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1. PRODUCT ADVERTISING
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coefficients should all be negative for the quitting measures, and positive for the likelihood of smoking 100 cigarettes in a lifetime. In fact, however, for teens who have ever thought seriously about quitting or who have attempted to quit in the previous six months (Table 1), none of the advertising coefficients are statistically significant, and only one coefficient exceeds its standard error.s Moreover, in every model, the likelihood ratio test for the joint hypothesis that all of the advertising coefficients are zero cannot reject the hypothesis. Although the coefficients in Table 1 are insignificant, there is a very clear pattern in the results. All of the coefficients involving Camel advertising have the wrong sign for the staff's hypothesis. Thus, if these coefficients show anything, it is that teens exposed to more Camel advertising are more likely to have seriously thought about quitting, and more likely to have tried to quit in the last six months, as are teens who identify Camel as the most advertised brand. In contrast, all of the Marlboro coefficients are as the staff would expect: teens who see more advertising, or name Marlboro most advertised, are less likely to have seriously though about quitting or to have tried to quit in the past six months. Again, however, all of the coefficients are insignificant, whether tested individually or jointly. The results are basically similar for the number of quitting attempts, reported in the top panel of Table 2. Because the Beales base model was highly significant, only the results when advertising is added to the full base model are reported. All of the advertising coefficients are insignificant. Although naming either Camel or Marlboro as the most advertised brand is associated with a smaller number of quit attempts, the effect is not 'That coefficient is the one for identifying Marlboro as the most advertised brand in the model of quit attempts in the previous six months, with four advertising variables and no control variables. It is the last coefficient in Table 1. 5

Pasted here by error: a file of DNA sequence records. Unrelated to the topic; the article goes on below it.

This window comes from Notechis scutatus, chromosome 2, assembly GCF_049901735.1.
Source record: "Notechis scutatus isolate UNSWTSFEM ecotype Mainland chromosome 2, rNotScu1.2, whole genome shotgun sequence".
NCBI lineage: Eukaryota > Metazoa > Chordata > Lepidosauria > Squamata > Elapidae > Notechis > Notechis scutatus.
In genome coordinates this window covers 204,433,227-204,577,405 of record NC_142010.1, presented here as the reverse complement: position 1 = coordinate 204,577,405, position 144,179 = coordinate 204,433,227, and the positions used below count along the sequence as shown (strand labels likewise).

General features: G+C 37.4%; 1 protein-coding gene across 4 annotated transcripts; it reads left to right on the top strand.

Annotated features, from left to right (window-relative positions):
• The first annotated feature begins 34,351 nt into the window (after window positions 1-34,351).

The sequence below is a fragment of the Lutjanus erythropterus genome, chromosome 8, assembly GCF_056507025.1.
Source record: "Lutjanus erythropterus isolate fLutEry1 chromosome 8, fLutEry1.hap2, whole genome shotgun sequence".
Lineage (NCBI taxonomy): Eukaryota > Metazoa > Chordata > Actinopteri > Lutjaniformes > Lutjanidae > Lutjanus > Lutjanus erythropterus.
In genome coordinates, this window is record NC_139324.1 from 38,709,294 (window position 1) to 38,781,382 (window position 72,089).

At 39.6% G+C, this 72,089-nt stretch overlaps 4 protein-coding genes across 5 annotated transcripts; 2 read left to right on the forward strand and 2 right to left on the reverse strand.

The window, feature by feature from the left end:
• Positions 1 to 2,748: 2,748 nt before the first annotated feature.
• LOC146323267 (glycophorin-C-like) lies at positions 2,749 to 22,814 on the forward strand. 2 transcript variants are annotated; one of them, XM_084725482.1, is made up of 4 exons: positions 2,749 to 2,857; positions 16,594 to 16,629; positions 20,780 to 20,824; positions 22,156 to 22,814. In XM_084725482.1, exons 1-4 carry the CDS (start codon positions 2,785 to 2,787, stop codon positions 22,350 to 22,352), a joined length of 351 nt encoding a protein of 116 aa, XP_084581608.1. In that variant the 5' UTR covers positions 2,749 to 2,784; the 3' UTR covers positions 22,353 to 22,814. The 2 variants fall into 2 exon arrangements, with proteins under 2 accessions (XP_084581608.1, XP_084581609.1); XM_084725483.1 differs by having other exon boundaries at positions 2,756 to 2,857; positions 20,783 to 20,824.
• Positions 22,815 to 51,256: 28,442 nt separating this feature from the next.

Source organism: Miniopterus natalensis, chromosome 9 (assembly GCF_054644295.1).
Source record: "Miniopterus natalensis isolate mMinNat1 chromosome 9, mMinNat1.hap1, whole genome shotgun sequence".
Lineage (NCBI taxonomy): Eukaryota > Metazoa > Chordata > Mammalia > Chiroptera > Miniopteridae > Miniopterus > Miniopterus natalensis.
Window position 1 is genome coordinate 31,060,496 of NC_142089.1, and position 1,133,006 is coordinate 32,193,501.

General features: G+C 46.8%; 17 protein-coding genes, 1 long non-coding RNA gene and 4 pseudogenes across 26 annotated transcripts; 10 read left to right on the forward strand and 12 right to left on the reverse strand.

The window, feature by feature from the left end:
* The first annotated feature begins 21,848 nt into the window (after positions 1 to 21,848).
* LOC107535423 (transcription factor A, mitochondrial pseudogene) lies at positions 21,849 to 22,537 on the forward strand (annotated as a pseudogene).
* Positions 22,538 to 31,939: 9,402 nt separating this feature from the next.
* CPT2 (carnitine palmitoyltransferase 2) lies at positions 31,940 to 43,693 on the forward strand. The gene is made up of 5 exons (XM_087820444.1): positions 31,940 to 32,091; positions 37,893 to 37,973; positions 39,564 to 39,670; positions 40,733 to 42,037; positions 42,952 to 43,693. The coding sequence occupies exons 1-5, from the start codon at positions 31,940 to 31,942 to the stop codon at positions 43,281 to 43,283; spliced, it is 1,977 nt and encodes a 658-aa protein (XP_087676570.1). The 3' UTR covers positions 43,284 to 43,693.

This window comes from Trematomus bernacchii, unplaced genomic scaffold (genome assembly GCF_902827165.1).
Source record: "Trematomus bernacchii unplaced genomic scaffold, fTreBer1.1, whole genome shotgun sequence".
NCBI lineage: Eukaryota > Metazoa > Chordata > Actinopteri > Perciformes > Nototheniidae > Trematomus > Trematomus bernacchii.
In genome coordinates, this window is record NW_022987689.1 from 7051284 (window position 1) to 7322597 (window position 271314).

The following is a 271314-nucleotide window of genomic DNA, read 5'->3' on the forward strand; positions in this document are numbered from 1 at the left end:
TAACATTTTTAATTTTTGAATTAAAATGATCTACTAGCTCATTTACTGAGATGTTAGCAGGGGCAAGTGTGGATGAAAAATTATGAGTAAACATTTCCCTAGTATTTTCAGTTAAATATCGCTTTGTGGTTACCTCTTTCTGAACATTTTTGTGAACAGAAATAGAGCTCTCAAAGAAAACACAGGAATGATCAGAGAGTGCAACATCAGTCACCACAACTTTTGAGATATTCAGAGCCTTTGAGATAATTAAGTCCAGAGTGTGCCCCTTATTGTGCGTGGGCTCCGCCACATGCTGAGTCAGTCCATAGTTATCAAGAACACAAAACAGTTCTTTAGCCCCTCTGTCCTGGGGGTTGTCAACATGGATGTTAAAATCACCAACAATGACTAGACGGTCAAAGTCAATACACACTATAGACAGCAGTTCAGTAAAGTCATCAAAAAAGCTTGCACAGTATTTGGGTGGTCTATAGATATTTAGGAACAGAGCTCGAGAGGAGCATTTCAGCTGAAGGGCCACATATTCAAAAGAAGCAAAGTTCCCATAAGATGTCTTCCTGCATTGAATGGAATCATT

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II. Camel Advertising and Smoking Among High School Seniors The staff contends that the increase in smoking among high school seniors as measured by the University of Michigan's Monitoring the Future study is somehow evidence of a delayed effect of Joe Camel. The additional years of Michigan data, along with changes in Camel advertising since the early 1990s, make possible a test of the staffs contention. Beales examined the relationship between Camel advertising expenditures (in newspapers, magazines, and out of home advertising) and the incidence of smoking in the past 30 days as measure by the Michigan study. He also examined the relationship between Camel advertising and Camel's share of 18-20 year old smokers as measured by RJR's internal tracking data. The analysis covered the period from 1986, before the Joe Camel campaign began, through 1996. Results are similar, but statistically weaker because of the smaller sample size, if the analysis is restricted to the time period since the Camel campaign began in 1988. With only 11 observations, detailed attempts to develop statistical models are not likely to be very productive. Simple analysis of the relationship between advertising and smoking measures, however, is highly revealing. The impact of Camel advertising on smoking by high school seniors is examined in Table 3. The impact of advertising on Camel's share among young adult smokers is examined in Table 4. The data reveal no relationship between Camel advertising and the incidence of smoking. Whether current year advertising expenditures are used or advertising expenditures from previous years are used, there is simply no relationship between the Michigan trends and Camel advertising. The advertising coefficient is always insignificant, and sometimes (with one year lagged advertising) has the wrong sign, indicating that more camel advertising is A A J v